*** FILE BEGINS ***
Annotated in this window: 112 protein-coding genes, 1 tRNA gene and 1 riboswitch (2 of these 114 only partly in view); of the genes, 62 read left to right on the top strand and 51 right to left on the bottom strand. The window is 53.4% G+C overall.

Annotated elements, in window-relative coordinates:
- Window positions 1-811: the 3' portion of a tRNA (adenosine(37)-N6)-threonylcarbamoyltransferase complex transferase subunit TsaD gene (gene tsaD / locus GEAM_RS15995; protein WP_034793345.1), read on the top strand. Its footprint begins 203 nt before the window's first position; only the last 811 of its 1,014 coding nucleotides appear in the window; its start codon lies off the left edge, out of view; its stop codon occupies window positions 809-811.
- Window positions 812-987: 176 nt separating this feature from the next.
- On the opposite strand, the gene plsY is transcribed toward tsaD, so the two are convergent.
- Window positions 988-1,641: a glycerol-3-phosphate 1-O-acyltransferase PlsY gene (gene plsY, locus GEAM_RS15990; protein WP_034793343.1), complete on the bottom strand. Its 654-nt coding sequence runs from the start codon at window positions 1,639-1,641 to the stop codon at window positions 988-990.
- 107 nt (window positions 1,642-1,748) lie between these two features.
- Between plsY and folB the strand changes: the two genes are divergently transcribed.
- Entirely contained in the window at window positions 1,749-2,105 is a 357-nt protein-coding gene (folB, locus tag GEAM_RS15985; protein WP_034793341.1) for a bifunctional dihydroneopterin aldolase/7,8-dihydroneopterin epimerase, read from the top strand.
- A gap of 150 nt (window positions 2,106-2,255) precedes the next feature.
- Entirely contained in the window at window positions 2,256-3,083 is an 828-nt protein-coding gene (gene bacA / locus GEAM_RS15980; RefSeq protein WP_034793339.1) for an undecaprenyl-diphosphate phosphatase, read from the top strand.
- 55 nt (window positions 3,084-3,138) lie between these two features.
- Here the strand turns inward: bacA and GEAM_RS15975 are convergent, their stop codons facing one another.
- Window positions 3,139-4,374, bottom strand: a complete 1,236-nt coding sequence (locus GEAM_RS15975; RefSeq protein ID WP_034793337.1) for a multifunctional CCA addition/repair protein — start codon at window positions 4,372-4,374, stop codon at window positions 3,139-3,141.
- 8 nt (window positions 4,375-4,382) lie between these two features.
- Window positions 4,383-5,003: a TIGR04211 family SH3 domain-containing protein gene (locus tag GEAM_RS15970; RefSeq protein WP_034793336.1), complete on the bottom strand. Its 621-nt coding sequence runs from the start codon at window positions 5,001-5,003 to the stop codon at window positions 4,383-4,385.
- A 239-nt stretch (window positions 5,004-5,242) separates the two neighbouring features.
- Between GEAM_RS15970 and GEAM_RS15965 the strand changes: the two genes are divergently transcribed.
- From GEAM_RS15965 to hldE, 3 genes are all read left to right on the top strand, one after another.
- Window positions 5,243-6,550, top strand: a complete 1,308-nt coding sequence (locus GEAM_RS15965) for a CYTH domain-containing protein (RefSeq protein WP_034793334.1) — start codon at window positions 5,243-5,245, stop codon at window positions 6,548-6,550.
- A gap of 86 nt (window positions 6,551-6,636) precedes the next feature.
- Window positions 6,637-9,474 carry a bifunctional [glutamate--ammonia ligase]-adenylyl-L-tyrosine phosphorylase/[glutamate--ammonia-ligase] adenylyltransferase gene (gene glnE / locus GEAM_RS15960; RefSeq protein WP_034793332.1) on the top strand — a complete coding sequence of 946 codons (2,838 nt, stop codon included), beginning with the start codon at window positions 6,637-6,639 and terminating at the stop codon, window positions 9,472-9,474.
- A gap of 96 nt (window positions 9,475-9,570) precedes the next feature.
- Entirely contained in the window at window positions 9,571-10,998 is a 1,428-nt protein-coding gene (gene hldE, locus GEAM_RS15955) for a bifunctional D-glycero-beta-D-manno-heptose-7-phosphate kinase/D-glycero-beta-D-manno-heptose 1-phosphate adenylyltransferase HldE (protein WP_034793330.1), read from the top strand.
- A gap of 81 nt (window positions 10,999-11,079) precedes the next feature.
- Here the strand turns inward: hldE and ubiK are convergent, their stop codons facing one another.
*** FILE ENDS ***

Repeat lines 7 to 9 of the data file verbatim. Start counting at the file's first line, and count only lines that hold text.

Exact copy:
- 107 nt (window positions 1,642-1,748) lie between these two features.
- Between plsY and folB the strand changes: the two genes are divergently transcribed.
- Entirely contained in the window at window positions 1,749-2,105 is a 357-nt protein-coding gene (folB, locus tag GEAM_RS15985; protein WP_034793341.1) for a bifunctional dihydroneopterin aldolase/7,8-dihydroneopterin epimerase, read from the top strand.